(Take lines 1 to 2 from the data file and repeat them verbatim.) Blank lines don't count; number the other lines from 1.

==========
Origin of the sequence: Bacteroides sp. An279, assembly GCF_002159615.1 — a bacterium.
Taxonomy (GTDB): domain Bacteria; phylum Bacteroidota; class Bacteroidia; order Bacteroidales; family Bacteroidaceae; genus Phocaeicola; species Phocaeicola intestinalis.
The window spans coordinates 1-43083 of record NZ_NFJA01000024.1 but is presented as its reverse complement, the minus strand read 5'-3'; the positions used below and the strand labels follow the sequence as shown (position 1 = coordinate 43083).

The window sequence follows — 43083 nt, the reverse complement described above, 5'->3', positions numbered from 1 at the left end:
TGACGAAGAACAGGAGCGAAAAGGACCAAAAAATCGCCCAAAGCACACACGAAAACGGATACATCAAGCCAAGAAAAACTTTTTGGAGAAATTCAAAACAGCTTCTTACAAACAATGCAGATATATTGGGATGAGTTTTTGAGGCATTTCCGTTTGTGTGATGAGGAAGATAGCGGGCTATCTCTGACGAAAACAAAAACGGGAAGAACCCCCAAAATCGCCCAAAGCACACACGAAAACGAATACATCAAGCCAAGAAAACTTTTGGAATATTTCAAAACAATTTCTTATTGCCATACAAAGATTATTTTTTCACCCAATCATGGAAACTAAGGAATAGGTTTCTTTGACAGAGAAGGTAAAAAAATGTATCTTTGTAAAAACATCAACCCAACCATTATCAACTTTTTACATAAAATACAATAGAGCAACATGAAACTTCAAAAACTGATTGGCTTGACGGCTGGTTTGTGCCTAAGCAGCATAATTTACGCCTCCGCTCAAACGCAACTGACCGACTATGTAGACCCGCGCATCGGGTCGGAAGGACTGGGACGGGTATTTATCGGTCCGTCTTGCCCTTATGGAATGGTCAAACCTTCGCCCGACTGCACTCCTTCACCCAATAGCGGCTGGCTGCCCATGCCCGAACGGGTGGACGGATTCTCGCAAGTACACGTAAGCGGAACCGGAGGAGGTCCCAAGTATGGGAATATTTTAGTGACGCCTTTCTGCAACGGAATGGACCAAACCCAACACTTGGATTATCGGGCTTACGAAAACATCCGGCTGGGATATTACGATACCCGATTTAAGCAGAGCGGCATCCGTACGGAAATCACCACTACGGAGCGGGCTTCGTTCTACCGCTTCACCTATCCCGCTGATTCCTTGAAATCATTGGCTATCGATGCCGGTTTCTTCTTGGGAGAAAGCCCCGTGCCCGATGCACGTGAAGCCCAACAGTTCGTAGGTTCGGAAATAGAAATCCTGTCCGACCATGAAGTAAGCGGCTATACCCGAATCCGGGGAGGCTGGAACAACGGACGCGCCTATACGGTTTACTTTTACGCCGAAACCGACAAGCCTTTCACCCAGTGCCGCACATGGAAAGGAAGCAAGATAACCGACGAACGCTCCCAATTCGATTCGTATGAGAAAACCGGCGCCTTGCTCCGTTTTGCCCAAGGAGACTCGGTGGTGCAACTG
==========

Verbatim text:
Origin of the sequence: Bacteroides sp. An279, assembly GCF_002159615.1 — a bacterium.
Taxonomy (GTDB): domain Bacteria; phylum Bacteroidota; class Bacteroidia; order Bacteroidales; family Bacteroidaceae; genus Phocaeicola; species Phocaeicola intestinalis.